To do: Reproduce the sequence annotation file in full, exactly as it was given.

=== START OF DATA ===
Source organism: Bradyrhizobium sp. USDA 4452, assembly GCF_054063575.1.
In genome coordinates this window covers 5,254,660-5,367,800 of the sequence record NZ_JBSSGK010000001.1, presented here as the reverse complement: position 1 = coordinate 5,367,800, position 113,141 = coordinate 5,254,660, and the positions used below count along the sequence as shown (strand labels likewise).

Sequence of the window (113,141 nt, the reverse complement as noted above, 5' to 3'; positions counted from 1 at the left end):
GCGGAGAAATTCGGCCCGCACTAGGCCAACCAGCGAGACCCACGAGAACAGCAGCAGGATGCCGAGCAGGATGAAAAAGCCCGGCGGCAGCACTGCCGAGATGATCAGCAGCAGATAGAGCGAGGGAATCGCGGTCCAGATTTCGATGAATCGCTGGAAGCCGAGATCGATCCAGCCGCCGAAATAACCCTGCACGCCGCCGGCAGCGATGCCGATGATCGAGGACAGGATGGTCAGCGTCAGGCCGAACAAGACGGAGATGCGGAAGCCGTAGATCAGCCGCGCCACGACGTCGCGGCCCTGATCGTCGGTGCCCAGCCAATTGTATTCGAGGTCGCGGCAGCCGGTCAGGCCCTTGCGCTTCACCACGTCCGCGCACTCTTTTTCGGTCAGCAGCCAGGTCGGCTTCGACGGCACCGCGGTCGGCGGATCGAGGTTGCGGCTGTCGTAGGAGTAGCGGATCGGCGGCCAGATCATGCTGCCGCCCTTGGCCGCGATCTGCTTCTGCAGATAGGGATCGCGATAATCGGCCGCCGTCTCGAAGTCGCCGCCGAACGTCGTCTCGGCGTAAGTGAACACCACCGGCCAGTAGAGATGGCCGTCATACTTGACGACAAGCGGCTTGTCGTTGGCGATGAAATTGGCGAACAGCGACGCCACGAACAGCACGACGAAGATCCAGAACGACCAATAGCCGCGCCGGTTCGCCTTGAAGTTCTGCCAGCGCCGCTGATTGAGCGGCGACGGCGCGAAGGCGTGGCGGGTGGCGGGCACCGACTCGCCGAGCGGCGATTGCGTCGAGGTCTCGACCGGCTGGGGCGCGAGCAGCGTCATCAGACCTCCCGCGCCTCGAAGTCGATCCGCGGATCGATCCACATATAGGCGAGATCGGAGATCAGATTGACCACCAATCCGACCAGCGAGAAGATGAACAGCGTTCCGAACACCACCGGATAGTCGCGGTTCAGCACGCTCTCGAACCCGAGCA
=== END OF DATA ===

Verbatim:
Source organism: Bradyrhizobium sp. USDA 4452, assembly GCF_054063575.1.
In genome coordinates this window covers 5,254,660-5,367,800 of the sequence record NZ_JBSSGK010000001.1, presented here as the reverse complement: position 1 = coordinate 5,367,800, position 113,141 = coordinate 5,254,660, and the positions used below count along the sequence as shown (strand labels likewise).

Sequence of the window (113,141 nt, the reverse complement as noted above, 5' to 3'; positions counted from 1 at the left end):
GCGGAGAAATTCGGCCCGCACTAGGCCAACCAGCGAGACCCACGAGAACAGCAGCAGGATGCCGAGCAGGATGAAAAAGCCCGGCGGCAGCACTGCCGAGATGATCAGCAGCAGATAGAGCGAGGGAATCGCGGTCCAGATTTCGATGAATCGCTGGAAGCCGAGATCGATCCAGCCGCCGAAATAACCCTGCACGCCGCCGGCAGCGATGCCGATGATCGAGGACAGGATGGTCAGCGTCAGGCCGAACAAGACGGAGATGCGGAAGCCGTAGATCAGCCGCGCCACGACGTCGCGGCCCTGATCGTCGGTGCCCAGCCAATTGTATTCGAGGTCGCGGCAGCCGGTCAGGCCCTTGCGCTTCACCACGTCCGCGCACTCTTTTTCGGTCAGCAGCCAGGTCGGCTTCGACGGCACCGCGGTCGGCGGATCGAGGTTGCGGCTGTCGTAGGAGTAGCGGATCGGCGGCCAGATCATGCTGCCGCCCTTGGCCGCGATCTGCTTCTGCAGATAGGGATCGCGATAATCGGCCGCCGTCTCGAAGTCGCCGCCGAACGTCGTCTCGGCGTAAGTGAACACCACCGGCCAGTAGAGATGGCCGTCATACTTGACGACAAGCGGCTTGTCGTTGGCGATGAAATTGGCGAACAGCGACGCCACGAACAGCACGACGAAGATCCAGAACGACCAATAGCCGCGCCGGTTCGCCTTGAAGTTCTGCCAGCGCCGCTGATTGAGCGGCGACGGCGCGAAGGCGTGGCGGGTGGCGGGCACCGACTCGCCGAGCGGCGATTGCGTCGAGGTCTCGACCGGCTGGGGCGCGAGCAGCGTCATCAGACCTCCCGCGCCTCGAAGTCGATCCGCGGATCGATCCACATATAGGCGAGATCGGAGATCAGATTGACCACCAATCCGACCAGCGAGAAGATGAACAGCGTTCCGAACACCACCGGATAGTCGCGGTTCAGCACGCTCTCGAACCCGAGCA